Our advice would be to start near the top and work your way down. You can access the top end of the park from the 17th stop on the City Sightseeing Skyline tour. There is an entrance fee if you’re a non-National Trust member. Access to the property costs £7.50 per adult (£8.40 Gift Aid), £3.75 per child (£4.20 Gift Aid), £18.75 for a family (£21 Gift Aid) and £11.25 for a one adult family (£12.60 Gift Aid).
Once you’ve worked your way down to the fish ponds, you can make your way out of the park, stroll down Church Lane, turn left onto Church Street and meet the bus again at the 19th stop.
Dogs are welcome but they must be kept on leads. There is a small cafe called The Tea Shed offering refreshments (hot/soft drinks and snacks) near the fish pond. Parking is extremely limited (blue badge parking only) so visitors are advised to walk to the park from the city centre or use local transportation.
Uber is another good way to travel to Prior Park. If you sign up to Uber using our code: andrewy2730ue, you can get a free ride.
8. Boat Trip Up The River Avon
There are a range of boat tours on the River Avon (the river running through Bath city centre). We opted for the Pulteney Princess boat trip between Pulteney Bridge (near the city centre) and Bathampton (2 miles north). You can board the boat, which seats 45 passengers, at either location and the trip takes around 30 minutes each way.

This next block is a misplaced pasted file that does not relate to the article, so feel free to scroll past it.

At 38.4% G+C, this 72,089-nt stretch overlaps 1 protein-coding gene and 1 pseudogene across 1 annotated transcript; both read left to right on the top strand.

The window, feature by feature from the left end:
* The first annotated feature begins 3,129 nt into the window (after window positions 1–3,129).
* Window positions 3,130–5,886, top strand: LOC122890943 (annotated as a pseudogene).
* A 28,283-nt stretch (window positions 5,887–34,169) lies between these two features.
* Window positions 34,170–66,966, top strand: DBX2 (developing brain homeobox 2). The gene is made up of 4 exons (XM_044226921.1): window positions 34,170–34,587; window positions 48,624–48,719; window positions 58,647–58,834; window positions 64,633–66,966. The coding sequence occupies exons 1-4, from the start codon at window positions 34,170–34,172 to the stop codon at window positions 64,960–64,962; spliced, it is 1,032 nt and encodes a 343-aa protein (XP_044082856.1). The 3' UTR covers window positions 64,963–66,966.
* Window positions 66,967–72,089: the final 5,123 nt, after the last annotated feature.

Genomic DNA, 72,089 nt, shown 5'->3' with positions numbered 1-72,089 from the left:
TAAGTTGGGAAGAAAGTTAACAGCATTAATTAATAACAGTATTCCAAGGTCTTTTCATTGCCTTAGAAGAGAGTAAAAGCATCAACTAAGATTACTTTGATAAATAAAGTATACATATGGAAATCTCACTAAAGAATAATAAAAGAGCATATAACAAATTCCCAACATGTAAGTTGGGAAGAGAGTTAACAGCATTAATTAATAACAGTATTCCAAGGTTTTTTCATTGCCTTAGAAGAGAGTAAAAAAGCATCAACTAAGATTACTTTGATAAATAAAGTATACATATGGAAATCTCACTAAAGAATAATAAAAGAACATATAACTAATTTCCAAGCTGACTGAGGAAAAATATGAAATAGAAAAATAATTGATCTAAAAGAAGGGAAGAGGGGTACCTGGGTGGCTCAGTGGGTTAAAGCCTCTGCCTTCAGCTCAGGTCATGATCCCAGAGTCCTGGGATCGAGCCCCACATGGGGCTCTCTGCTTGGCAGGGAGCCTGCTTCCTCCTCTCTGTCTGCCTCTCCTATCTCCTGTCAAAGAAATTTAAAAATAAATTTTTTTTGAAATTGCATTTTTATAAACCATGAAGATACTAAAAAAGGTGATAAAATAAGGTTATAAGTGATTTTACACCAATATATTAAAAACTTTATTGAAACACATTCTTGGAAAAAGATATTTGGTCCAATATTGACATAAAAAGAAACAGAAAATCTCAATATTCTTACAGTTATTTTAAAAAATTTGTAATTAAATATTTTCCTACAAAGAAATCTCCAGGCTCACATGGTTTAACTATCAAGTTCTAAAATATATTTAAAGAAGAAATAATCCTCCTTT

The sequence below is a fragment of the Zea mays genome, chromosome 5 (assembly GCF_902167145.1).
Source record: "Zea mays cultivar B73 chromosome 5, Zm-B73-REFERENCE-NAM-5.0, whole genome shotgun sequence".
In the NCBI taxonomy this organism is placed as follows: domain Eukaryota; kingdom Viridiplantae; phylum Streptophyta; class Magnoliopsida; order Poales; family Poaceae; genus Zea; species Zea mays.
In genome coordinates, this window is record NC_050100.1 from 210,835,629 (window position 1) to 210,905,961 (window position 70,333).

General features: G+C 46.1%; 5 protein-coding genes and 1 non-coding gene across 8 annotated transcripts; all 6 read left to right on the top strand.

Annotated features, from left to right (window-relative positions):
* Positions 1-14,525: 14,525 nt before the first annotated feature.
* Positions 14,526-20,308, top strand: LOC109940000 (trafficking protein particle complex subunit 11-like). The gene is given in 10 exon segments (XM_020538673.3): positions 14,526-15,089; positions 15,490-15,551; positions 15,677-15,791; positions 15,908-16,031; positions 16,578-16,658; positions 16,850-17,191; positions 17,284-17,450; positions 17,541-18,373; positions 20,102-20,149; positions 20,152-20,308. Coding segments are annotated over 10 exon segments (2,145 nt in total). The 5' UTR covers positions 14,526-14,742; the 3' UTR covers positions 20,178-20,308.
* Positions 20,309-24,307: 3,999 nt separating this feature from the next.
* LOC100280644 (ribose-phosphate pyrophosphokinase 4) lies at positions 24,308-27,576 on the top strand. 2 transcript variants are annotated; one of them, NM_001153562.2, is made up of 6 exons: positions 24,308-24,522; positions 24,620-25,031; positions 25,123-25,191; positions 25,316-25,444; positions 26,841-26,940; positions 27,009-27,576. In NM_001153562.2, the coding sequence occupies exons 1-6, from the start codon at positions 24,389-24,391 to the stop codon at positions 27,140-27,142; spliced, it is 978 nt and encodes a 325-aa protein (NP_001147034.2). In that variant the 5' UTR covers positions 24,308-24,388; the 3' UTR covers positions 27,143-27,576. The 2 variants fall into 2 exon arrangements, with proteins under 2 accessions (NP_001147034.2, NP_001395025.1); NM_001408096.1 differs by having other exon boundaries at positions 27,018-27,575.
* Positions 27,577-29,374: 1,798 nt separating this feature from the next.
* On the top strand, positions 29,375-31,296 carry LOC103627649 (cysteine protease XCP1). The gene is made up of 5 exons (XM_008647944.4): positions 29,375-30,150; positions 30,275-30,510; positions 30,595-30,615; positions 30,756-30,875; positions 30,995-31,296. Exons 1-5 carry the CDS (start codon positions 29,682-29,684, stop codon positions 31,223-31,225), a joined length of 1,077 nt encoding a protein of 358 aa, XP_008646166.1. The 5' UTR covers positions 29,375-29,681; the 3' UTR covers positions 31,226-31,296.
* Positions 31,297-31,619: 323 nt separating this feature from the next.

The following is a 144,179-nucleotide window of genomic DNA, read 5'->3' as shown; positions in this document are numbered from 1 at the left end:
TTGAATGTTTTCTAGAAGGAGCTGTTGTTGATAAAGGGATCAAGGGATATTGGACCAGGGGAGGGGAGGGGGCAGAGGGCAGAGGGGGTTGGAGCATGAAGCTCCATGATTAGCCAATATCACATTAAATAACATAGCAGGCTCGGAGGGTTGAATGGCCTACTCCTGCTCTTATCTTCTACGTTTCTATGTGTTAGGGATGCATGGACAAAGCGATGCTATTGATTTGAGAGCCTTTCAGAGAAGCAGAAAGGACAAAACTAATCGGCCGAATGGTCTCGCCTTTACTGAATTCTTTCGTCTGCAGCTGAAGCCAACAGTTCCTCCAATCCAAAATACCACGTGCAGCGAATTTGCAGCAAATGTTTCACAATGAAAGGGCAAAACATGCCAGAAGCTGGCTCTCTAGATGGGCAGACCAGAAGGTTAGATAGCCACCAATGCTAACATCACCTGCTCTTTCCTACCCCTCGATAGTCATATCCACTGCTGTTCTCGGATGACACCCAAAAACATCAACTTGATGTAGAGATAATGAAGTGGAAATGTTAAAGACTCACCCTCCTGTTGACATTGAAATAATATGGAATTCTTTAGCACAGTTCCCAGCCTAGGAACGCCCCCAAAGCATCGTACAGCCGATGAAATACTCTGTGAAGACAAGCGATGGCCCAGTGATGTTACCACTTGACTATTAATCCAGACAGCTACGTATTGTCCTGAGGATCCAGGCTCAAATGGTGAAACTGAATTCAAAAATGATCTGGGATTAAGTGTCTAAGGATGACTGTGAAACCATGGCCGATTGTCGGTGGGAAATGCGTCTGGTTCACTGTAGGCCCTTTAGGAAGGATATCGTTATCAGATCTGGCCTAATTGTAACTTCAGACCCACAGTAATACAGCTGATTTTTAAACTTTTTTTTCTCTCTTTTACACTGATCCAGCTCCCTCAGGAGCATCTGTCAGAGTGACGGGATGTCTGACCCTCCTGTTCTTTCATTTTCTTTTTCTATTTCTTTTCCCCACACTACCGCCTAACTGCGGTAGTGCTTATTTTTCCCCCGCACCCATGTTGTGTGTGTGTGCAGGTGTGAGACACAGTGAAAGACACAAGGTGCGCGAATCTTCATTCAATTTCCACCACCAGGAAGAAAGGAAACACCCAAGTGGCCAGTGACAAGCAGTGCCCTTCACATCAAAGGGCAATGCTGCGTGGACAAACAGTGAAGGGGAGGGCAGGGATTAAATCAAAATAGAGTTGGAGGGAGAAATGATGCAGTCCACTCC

The highlight of this trip was the commentary which was both informative and entertaining. Note, there was only commentary on the Bathampton to Pulteney Bridge (Bath) portion of the trip.
You can buy tickets on board. A round trip costs £9 per adult (£5 one way), £5 per child age 5-16 (£3 one way) and is free for under 5s (maximum 2 per full fare paying adult). There is a discount available for local residents, seniors and students.
9. Walk Around Bath and Take In The History
The best bit about this activity is that it’s free. Bath has a rich history dating back thousands of years. Make sure you walk around and enjoy everything from The Roman-built Baths to the 18th century Georgian architecture.
Naturally, there are some highlights which you might not want to miss. So here is our short list to tick off:
Royal Crescent - 30 Georgian terraced houses with sweeping views beyond the city.
The Circus - A historic circular street (c. 1768) with large townhouses.
Royal Victoria Park - Opened in 1830 by Princess (later Queen) Victoria.
Parade Gardens - A grade II listed park located on the banks of the River Avon.
There you have it, our list of 9 things to do in Bath, Somerset. If you liked this article, check out our food guide to Bath as well. If you have any recommendations, let us know in the comments down below.